Taking Public Radio Private

XM Is Now Producing Original Programming in the Public Radio Style
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XM Is Now Producing Original Programming in the Public Radio Style

XM Is Now Producing Original Programming in the Public Radio Style

Next month's premiere of "The Bob Edwards Show" on XM Satellite Radio will mark a major milestone in the history of U.S. radio. A public-radio-style program will be produced and nationally broadcast by a commercial operator for the first time, on the 24/7 XM Public Radio channel, XM Channel 133.

This implies that the term "public radio" no longer identifies the source of the content, but that it's now become a format label in the truest sense.

For many listeners in the United States, "public radio" has designated such a generalized programming style for some time. Although public stations here are individually licensed, operated by a patchwork of not-for-profit licensees around the country, enough commonality in their programming styles has evolved in the last quarter century that today the public radio name evokes just as concrete a descriptor of content as does "top 40" or "classic rock."

But prior to this recent move by XM, "public radio" also meant that the content had non-profit and non-commercial origins. It remains to be seen how important a distinction this latter point is for listeners, and whether a departure from these roots will affect the reception given to what otherwise will likely be similar-sounding content.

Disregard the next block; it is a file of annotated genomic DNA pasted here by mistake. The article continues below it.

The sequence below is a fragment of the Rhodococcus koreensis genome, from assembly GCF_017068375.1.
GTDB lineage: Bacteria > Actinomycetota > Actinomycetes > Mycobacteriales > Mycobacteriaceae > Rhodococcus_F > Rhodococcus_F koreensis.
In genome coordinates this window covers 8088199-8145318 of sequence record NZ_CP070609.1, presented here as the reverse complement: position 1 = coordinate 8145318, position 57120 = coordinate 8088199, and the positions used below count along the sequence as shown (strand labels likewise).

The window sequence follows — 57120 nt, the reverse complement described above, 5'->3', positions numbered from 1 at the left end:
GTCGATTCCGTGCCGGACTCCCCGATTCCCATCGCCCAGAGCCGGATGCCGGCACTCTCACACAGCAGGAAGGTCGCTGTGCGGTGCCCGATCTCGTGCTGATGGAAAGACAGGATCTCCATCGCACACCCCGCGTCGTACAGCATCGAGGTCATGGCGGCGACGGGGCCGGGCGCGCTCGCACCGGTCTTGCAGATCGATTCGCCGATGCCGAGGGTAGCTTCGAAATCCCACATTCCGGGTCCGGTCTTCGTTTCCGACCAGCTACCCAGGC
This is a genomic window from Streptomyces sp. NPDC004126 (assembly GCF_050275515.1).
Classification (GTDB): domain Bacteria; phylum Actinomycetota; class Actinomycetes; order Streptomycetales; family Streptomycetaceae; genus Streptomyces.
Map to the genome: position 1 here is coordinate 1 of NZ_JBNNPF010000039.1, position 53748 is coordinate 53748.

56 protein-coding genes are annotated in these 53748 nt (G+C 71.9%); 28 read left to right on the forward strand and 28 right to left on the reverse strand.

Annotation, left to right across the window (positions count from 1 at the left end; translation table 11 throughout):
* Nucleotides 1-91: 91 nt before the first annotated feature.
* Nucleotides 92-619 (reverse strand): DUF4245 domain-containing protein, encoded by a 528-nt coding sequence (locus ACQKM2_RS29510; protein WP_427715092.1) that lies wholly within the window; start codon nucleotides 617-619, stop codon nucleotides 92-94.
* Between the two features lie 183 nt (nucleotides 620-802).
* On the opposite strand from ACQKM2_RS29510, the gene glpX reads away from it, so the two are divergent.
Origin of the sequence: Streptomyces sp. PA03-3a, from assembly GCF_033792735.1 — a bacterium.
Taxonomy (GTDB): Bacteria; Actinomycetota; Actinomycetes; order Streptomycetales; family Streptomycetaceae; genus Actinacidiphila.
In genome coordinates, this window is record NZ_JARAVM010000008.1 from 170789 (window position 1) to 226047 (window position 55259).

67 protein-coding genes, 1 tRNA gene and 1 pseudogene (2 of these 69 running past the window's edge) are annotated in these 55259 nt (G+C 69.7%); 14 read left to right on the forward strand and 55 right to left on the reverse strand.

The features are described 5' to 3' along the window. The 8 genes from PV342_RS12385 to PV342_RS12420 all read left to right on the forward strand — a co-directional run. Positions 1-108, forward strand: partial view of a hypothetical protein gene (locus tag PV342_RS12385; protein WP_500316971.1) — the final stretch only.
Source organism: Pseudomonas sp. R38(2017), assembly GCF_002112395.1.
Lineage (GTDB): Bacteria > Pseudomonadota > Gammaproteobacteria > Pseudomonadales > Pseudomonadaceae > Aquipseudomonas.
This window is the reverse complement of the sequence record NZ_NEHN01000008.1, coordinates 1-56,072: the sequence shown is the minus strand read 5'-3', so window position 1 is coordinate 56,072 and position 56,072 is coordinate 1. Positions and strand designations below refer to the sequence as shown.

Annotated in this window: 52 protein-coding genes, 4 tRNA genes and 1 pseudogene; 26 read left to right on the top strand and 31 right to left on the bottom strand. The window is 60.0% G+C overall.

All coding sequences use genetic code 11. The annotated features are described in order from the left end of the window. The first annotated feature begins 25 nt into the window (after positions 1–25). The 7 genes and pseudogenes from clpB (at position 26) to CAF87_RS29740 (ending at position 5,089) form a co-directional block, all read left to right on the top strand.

Consider also that the RBDS system includes "Public" as one of the 32 format types in the PTY field. It's unlikely that anyone ever envisioned a commercial operator ever using this label, but there is certainly no constraint from one doing so, just as public stations could choose to use any of the other traditional format names (such as "News" or "Classical") at their option.

In any case, the intriguing evolution of this uniquely American style of radio has taken a distinct new turn.

Birth of a format

Various federal policies can be credited with engendering public radio, but its growth into young adulthood has been largely a private sector affair. Given that privatized, self-sufficiency of the service has become a stated federal policy goal, the development of public radio in recent years has to be seen as a great political success, and a strategic triumph for its originators.

The first step on this path was the creation of the Reserved Band (88.1-91.9 MHz), where most public radio stations exist today - although a few operate at higher frequencies (generally due to some commercial operators having ceded their FM licenses to non-profit organizations for tax benefits back when FM was still a loss leader), or on the AM band.

Today, this fortuitous arrangement allows listeners to scan this part of the FM spectrum fairly quickly to find the now-familiar sound of public radio nearly anywhere in the United States. No other radio network can claim such ease of identification by band location, giving rise to what public radio's resident theme-music composer B.J. Leiderman refers to as "Life at the Bottom of the Dial."